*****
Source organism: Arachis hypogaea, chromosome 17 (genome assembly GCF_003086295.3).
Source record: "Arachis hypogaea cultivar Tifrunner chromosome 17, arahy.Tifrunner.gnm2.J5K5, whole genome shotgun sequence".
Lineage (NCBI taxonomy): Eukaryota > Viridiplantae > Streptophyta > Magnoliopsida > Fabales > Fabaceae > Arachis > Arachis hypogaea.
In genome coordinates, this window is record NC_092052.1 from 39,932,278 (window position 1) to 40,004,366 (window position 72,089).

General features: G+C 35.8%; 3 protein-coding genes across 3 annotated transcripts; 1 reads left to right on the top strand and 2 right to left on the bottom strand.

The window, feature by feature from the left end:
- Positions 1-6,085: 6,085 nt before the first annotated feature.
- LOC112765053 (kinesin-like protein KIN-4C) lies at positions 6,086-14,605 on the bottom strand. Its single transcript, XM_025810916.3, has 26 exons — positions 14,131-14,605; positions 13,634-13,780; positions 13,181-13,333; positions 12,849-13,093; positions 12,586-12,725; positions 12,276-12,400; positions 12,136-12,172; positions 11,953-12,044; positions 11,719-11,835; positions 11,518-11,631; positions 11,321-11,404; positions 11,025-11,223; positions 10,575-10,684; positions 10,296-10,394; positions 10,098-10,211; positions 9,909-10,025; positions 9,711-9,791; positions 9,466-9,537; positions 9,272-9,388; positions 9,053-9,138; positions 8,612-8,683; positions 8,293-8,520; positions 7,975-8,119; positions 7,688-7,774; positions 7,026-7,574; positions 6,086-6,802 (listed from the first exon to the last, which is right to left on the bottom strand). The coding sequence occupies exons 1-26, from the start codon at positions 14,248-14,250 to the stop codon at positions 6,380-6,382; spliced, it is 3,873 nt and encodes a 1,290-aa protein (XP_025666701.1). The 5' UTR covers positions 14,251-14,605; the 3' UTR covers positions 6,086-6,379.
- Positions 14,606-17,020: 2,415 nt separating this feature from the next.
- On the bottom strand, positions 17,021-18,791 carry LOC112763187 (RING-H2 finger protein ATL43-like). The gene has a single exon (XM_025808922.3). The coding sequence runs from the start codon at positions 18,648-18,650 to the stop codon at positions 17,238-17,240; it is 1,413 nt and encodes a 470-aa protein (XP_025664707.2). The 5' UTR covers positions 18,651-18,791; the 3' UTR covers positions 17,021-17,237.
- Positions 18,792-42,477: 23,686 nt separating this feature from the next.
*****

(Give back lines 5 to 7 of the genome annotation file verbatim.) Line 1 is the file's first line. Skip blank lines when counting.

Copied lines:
General features: G+C 35.8%; 3 protein-coding genes across 3 annotated transcripts; 1 reads left to right on the top strand and 2 right to left on the bottom strand.

The window, feature by feature from the left end:
- Positions 1-6,085: 6,085 nt before the first annotated feature.